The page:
Native SpeciesWild carrot

Daucus carota
FOUND by The Adventurers
Cape Elizabeth Maine
ID Confirmed
Quality checked by The Adventurers
Peer reviewed by The Sour Patch Trio
Field Notes
When we went on the mission, it was October meaning it was very cold. So cold, in fact, we could see our breath. Though it was really cold, the sun was shining brightly. Most of the plants were dormant, meaning they were brown, crunchy and their leaves had fallen off. This made it harder to identify things because most of the photos and information on the ID card were ones of the plant in the spring or summer, and there was a lot of information about the leaves. Leaf info was useless because all the leaves were dead and had fallen off. There was however, a photo of what Queen Anne’s Lace looked like in the fall, so that’s what we went by. In the area we were in, there was Queen Anne’s Lace everywhere. We randomly placed our meter stick box, and inside it was lots Queen Anne’s Lace. Though we did expect to find it, because it is common in Cape Elizabeth, we didn’t expect so much of it.
Supporting Evidence
Photo of my evidence.
On the identification card, Queen Anne’s Lace in the fall and winter is described as being like a bird’s nest. In this picture, from the top and the side, it is clear that the bloom has the same general shape and color as a bird’s nest.
Photo of my evidence.
The stem of our plant was long, skinny, and brown. The picture in the “seasonal change” section of the I.D card confirms this is true.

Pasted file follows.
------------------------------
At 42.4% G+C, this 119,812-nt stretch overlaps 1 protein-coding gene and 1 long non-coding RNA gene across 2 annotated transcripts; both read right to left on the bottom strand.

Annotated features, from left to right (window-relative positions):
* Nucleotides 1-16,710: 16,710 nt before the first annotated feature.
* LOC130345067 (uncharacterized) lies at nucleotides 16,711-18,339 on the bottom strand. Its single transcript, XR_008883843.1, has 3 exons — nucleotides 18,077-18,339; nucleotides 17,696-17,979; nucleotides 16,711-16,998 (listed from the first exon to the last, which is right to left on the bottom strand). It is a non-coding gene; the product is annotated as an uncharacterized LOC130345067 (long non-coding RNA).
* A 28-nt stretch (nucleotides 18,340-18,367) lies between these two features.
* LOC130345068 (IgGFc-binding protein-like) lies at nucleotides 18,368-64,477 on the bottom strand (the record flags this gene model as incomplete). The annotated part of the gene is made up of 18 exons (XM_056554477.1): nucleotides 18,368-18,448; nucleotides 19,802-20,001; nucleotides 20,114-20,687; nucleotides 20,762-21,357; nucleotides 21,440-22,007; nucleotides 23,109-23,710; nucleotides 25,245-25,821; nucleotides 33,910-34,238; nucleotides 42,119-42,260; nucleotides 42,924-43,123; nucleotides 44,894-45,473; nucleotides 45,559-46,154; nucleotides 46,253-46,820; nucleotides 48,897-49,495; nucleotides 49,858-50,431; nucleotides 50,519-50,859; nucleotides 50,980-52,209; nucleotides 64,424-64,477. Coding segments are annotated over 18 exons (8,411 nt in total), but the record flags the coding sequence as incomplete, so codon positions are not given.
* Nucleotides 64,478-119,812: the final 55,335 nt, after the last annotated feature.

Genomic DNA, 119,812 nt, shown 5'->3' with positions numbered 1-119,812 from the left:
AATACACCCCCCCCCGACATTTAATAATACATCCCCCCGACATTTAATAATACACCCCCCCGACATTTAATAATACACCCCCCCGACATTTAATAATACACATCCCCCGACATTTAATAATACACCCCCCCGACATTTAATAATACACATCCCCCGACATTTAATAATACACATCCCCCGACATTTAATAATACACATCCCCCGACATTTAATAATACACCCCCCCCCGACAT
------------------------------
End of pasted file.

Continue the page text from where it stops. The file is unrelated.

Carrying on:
Photo of my evidence.
Queen Anne’s Lace can grow up to around 1 meter tall and In this picture, the tallest bloom is about 5-6 centimeters taller than the meter stick.
Species Observation: Species Looked For
Did you find it?: 
I think I found it
Scientific name:
Daucus carota
Common name:
Wild carrot
Sampling method: 
Quadrat (randomized- placement)
Photo of our sampling method.
Place Studied
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Map this species
N 43.593312 °
W -70.231739 °
Observation Site Information
A photo of our study site.
Upland - Developed areas
Trip Information
Cape Elizabeth Middle School
Trip date: 
Mon, 2011-10-17 (All day)
Town or city: 
Cape Elizabeth Maine
Type of investigation: 
Species Survey


Your Evidence #1 photo caught my eye! I'm so glad I clicked on your observation. Your evidence is really well presented.

I agree with you that the VS species cards aren't terribly useful this time of year, and you need to do a lot of imagining about what these species look like after their leaves fall and flowers shrivel and stems turn brown. Some of your photos would actually make a really great WINTER ID card for Vital Signs. Your team should author an ID card. Check it out!